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Chris Campbell

Glazed Piece Fading In Dishwasher

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Here is a link to my Facebook Color/Colour in Clay page ...

 

https://www.facebook.com/groups/286531511532039/

 

The first post with pictures is from a newbie who is noticing significant fading on a colored clay glazed piece that has been run through the dishwasher several times.

 

Any comments would be welcome as this is a new problem for me.

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It's hard to tell from the image, but I agree, it looks a bit like hard water and detergent deposits. Is it rough to the feel? Does a little vinegar or CLR take it off?

Solubility of glaze wouldn't be my first thought with this example, because the "fading" looks like it's on the unglazed back as well as the glazed front. Cone ten porcelain shouldn't fade like that just with water, like blue jeans in the wash. There's too much glass content, even with colourant added.

 

How long has the piece been going through the dishwasher like that?

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At first I didn't think glass could fade, but then I remembered the field archaeology classes.  In burials we would

find black/navy blue, white, and red glass trade beads.  The red beads and only the red beads were leached out and

the outer layers flaked off.  Almost all the red was gone.  So I think red glass whether it's a glaze or glass bead can

leach out or decompose.  We found most of the beads and other small items while in the sorting process inside the

lab when it was raining or in the off season.

     I have been just able to go to the face book images.  It appears to be in the clear glaze..  if you could find out the

glaze recipe, then another forum member might be able to tell you what the problem ingredient is.  Until the problem

is found, I'd handwash them, and take more photos as a record.

See ya,

Alabama

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Guest JBaymore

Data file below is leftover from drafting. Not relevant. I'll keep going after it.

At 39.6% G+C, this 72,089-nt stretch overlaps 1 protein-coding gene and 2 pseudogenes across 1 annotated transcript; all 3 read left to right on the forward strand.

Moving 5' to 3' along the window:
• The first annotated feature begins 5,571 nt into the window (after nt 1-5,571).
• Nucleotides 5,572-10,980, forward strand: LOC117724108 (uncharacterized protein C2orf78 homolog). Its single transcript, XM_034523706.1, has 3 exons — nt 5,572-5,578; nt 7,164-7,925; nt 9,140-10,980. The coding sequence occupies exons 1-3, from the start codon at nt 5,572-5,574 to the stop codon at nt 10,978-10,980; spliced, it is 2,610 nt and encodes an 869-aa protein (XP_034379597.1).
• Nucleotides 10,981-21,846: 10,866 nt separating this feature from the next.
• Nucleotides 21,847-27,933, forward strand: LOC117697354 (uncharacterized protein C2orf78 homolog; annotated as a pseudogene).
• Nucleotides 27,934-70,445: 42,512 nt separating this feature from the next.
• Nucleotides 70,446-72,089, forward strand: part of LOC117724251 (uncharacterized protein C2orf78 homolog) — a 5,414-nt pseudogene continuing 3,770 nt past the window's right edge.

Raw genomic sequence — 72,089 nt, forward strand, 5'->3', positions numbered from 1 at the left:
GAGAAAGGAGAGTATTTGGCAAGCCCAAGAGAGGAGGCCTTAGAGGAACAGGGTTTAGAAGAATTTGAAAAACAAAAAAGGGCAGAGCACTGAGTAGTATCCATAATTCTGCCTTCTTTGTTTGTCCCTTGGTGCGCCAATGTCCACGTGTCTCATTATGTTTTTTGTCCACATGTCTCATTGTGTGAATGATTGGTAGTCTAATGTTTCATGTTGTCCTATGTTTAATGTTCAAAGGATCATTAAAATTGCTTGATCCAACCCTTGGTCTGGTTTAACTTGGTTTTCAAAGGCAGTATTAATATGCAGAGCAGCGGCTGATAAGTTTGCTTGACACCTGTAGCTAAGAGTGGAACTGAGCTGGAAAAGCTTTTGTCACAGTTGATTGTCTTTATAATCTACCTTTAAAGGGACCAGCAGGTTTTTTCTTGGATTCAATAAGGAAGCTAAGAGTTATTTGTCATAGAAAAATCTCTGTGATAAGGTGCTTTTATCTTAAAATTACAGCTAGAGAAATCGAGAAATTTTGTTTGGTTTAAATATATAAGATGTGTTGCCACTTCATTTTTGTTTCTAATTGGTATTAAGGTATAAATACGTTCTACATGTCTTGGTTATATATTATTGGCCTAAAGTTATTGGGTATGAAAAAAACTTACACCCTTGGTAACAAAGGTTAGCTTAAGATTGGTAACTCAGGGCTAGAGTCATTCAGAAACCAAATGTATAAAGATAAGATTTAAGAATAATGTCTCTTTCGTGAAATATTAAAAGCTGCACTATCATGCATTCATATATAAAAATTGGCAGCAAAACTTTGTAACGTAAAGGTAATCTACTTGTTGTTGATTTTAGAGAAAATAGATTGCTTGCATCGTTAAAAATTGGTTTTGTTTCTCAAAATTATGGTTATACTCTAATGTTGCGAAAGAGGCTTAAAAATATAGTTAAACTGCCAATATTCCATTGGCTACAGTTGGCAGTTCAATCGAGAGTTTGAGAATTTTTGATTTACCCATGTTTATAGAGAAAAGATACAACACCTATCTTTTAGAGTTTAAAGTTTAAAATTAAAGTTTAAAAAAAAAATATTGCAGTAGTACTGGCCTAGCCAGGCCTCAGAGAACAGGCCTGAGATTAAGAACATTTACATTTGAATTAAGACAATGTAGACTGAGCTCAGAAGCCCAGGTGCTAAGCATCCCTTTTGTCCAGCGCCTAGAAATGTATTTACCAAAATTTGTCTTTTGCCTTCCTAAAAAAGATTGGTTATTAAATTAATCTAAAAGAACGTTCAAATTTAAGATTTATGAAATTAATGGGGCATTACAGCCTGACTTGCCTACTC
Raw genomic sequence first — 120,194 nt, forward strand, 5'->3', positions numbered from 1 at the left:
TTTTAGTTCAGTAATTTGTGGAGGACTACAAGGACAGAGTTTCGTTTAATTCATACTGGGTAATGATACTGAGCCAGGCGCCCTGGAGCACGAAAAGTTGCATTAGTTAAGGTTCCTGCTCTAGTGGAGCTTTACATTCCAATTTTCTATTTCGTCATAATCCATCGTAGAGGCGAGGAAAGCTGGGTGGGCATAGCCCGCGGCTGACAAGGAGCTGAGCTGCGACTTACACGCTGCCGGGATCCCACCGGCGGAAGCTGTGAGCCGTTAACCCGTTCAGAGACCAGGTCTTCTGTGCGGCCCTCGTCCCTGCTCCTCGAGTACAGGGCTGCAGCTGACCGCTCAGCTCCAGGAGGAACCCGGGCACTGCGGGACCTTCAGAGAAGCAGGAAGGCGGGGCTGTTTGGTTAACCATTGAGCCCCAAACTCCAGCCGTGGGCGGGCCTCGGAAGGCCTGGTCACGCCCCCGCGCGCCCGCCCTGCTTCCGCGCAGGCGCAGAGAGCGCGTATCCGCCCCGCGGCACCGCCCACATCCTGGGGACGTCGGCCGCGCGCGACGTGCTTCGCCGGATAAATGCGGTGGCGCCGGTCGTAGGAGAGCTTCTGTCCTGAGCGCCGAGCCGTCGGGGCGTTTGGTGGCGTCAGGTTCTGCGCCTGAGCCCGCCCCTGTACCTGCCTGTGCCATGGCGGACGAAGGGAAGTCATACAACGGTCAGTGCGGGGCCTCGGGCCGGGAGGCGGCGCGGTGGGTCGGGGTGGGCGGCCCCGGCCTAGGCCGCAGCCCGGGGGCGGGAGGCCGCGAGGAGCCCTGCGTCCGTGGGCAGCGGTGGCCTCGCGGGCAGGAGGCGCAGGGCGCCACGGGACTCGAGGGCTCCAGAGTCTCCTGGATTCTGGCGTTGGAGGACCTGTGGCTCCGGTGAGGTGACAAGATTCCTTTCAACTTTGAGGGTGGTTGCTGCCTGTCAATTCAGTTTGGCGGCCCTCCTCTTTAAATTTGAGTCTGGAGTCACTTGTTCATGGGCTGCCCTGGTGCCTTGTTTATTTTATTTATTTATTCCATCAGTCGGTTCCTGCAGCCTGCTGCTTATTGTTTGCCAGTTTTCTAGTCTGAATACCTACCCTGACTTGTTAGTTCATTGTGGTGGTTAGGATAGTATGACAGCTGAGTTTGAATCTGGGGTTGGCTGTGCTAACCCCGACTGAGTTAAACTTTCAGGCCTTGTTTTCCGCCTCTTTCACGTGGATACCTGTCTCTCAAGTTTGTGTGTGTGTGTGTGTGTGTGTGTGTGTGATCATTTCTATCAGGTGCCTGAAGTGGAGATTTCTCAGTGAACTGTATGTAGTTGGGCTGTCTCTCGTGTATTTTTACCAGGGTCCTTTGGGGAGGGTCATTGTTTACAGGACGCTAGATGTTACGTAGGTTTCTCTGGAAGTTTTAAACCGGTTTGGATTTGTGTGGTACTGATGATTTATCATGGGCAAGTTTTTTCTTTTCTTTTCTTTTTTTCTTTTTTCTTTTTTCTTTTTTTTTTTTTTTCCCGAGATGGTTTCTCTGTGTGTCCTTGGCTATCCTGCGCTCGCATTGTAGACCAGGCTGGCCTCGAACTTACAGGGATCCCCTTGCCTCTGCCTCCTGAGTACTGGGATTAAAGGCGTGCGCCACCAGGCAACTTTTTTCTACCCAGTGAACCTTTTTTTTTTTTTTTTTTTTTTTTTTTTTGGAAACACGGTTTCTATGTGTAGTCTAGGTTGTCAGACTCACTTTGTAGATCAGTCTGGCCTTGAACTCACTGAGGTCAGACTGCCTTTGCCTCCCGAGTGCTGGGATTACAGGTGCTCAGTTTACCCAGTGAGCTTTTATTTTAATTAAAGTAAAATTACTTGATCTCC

From the photo the backs sides on all of those look about the same to me.  But the center piece on the left side image on the glazed side DOES look etched.  Doesn't seem to be the clay body....... but the glaze to me.  But pictures like this are REALLY hard to tell.

 

Get the glaze recipe and put it thru Insight (or other glaze calc software).  First guess....... undersupplied with SiO2.  Or has Boron.  Or high alkaline flux content.

 

best,

 

.......................john

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The potter has tried scrubbing with various products ... No change. She covered the surface with black marker then wiped it, but no easily visible crazing.

New pix posted today really show that not only are the pieces fading, but the black is changing to blue which indicates some type of leaching.

I'm still suspicious of the glaze ... It just cannot be fitting properly if it is letting the chemicals through. She will post the recipe when she can contact the person at her arts center who mixes them.

All ideas welcome.

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Guest JBaymore

Chris,

 

I looked at the new pictures....... better images... and shows the issue much better.  If the unglazed CLAY on the backside is not also changing color like this, then it is for sure the glaze that is not standing up to the chemical environment and the abrasion of the dishwasher.  Which it is technically POSSIBLE for a stained clay body to also lose materials from the outer surface... it is less likely.

 

At high fire (like cone 9-10) the glaze /body interface layer (not glaze/not body) is picking up the coloring oxides from the underlying clay and those colors (and other materials from the body) are becoming part of the glaze.  So if the glaze itself is not stable, then it allows some of those materials to be affected by the change in the glaze.

 

I think the "lightening" of the colors (not the significant color change) and the loss of shine is the fact that the glaze's surface is becoming "etched" as the surface is both slightly dissolved by the strong Ph change of the dishwasher detergent in the very hot water, plus the "sandblasting" effect that is a part of the dishwasher's process with the detergent. 

 

In any case... it is an issue for functional stuff from both a "repeat customer" standpoint... and potentially also a toxicological one.

 

best,

 

................john

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I agree John ... I don't put my own work through the dishwasher so I had no info for her, but I believe the glaze firing is the culprit ... and now she writes it was fired in an open studio setting with less than optimal control over the firing process. Large mixed loads in a car kiln with efforts to try to hit Cone 9 throughout ..."but doesn't always make it".

I certainly have a lot of other people's pottery that does go into the dishwasher every day and none of it is faded or cloudy looking.

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